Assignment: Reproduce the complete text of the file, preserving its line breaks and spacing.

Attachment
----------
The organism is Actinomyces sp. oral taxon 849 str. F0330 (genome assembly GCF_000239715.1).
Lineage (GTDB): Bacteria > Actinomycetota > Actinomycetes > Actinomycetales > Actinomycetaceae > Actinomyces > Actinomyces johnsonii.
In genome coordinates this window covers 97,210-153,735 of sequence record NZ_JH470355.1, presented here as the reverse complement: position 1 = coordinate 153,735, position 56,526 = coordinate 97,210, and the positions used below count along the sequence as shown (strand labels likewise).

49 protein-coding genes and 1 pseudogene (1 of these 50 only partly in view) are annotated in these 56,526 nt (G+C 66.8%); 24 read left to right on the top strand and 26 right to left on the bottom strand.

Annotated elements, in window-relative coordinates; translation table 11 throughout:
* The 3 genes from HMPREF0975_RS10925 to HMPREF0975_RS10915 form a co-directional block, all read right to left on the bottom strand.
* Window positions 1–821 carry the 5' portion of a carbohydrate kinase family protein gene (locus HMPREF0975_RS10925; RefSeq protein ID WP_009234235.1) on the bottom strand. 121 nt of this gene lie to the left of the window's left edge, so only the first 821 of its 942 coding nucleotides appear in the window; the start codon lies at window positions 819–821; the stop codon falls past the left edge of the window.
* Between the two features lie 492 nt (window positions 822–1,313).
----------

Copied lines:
The organism is Actinomyces sp. oral taxon 849 str. F0330 (genome assembly GCF_000239715.1).
Lineage (GTDB): Bacteria > Actinomycetota > Actinomycetes > Actinomycetales > Actinomycetaceae > Actinomyces > Actinomyces johnsonii.
In genome coordinates this window covers 97,210-153,735 of sequence record NZ_JH470355.1, presented here as the reverse complement: position 1 = coordinate 153,735, position 56,526 = coordinate 97,210, and the positions used below count along the sequence as shown (strand labels likewise).

49 protein-coding genes and 1 pseudogene (1 of these 50 only partly in view) are annotated in these 56,526 nt (G+C 66.8%); 24 read left to right on the top strand and 26 right to left on the bottom strand.

Annotated elements, in window-relative coordinates; translation table 11 throughout:
* The 3 genes from HMPREF0975_RS10925 to HMPREF0975_RS10915 form a co-directional block, all read right to left on the bottom strand.
* Window positions 1–821 carry the 5' portion of a carbohydrate kinase family protein gene (locus HMPREF0975_RS10925; RefSeq protein ID WP_009234235.1) on the bottom strand. 121 nt of this gene lie to the left of the window's left edge, so only the first 821 of its 942 coding nucleotides appear in the window; the start codon lies at window positions 819–821; the stop codon falls past the left edge of the window.
* Between the two features lie 492 nt (window positions 822–1,313).